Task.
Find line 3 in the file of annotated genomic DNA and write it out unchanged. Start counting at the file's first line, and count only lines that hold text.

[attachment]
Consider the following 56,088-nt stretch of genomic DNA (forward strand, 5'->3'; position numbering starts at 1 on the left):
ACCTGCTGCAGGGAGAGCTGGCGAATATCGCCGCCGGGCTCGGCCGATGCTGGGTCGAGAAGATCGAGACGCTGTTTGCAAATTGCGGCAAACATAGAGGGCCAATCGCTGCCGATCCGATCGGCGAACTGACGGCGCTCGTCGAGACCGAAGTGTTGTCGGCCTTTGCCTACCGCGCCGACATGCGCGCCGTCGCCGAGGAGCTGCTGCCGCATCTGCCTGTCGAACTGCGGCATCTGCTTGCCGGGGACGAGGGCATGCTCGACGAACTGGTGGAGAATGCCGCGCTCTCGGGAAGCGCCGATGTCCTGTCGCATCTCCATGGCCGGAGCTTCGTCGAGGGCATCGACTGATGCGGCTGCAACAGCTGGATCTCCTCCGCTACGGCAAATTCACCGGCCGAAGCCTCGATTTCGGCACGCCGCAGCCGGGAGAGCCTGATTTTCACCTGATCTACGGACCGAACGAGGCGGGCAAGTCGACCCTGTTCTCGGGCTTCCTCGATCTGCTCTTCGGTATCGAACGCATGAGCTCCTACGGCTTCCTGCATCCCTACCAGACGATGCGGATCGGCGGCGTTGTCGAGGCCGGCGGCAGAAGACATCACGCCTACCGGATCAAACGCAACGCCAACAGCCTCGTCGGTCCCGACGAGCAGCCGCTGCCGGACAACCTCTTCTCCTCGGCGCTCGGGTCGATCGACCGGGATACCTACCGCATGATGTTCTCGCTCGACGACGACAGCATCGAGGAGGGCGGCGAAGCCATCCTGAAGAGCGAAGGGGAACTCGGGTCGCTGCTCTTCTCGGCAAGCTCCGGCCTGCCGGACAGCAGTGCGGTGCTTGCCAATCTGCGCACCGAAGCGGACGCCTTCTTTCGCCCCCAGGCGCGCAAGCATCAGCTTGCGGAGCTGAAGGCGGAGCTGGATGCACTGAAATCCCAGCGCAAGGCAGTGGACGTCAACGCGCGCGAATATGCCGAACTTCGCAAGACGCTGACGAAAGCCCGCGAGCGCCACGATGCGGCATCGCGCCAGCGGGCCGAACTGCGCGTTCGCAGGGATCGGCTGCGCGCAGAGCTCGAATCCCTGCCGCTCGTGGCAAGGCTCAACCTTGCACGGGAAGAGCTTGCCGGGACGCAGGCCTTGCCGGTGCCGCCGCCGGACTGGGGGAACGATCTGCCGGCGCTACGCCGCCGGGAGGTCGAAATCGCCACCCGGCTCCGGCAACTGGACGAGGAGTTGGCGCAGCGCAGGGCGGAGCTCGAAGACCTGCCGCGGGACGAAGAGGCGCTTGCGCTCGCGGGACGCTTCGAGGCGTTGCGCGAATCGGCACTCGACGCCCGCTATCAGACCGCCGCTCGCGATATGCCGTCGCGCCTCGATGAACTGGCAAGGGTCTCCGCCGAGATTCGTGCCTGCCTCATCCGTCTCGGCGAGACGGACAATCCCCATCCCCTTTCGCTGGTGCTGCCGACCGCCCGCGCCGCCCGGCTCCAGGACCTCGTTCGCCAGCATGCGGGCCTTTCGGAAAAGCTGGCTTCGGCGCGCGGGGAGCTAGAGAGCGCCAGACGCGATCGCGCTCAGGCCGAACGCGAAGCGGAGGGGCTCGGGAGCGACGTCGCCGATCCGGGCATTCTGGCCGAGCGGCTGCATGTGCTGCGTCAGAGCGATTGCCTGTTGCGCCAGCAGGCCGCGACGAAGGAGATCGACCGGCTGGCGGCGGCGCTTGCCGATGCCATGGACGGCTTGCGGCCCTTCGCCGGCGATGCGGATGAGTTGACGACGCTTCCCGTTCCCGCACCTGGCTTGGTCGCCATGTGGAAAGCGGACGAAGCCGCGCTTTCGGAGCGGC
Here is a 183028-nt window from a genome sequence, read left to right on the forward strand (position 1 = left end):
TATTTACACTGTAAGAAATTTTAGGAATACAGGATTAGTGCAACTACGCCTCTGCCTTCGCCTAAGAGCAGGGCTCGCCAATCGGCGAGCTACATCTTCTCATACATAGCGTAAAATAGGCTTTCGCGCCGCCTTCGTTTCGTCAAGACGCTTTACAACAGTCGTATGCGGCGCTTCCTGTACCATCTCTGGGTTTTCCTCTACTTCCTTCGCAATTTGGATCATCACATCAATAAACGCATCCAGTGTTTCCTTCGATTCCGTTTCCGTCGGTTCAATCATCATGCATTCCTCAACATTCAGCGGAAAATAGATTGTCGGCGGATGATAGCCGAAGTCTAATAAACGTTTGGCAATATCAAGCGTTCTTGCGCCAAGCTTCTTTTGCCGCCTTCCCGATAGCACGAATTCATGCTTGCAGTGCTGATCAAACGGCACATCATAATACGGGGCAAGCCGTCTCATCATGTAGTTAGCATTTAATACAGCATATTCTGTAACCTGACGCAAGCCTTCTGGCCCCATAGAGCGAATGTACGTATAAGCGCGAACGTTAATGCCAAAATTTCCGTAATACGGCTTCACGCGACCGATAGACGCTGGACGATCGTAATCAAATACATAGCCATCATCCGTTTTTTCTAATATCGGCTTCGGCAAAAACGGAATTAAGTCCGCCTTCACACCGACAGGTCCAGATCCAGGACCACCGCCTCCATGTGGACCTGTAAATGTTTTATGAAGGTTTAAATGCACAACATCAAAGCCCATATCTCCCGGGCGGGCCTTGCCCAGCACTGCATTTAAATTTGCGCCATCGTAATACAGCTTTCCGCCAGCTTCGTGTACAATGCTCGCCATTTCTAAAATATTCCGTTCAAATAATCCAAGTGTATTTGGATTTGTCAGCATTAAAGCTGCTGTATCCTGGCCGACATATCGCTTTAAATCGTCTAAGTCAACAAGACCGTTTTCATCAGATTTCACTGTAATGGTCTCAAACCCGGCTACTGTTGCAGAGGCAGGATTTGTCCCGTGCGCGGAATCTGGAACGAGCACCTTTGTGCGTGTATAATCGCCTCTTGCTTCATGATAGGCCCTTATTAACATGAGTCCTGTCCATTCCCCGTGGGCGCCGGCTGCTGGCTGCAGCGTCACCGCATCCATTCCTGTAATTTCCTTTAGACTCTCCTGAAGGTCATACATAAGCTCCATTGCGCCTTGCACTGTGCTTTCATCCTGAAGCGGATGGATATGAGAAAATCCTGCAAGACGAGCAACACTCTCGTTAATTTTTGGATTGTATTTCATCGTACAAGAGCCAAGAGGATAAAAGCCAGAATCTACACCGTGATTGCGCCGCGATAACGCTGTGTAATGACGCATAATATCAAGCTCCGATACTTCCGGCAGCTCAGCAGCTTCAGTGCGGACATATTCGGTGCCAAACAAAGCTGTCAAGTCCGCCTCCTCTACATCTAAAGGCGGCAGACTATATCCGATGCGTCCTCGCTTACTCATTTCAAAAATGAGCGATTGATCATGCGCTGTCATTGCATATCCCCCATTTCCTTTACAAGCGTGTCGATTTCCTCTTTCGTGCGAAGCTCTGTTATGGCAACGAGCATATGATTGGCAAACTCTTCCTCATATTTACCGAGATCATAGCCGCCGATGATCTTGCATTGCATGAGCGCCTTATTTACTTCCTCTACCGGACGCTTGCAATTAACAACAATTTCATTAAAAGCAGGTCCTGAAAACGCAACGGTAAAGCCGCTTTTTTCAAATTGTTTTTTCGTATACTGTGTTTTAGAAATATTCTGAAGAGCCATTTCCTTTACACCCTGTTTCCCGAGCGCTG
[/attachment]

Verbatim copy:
Here is a 183028-nt window from a genome sequence, read left to right on the forward strand (position 1 = left end):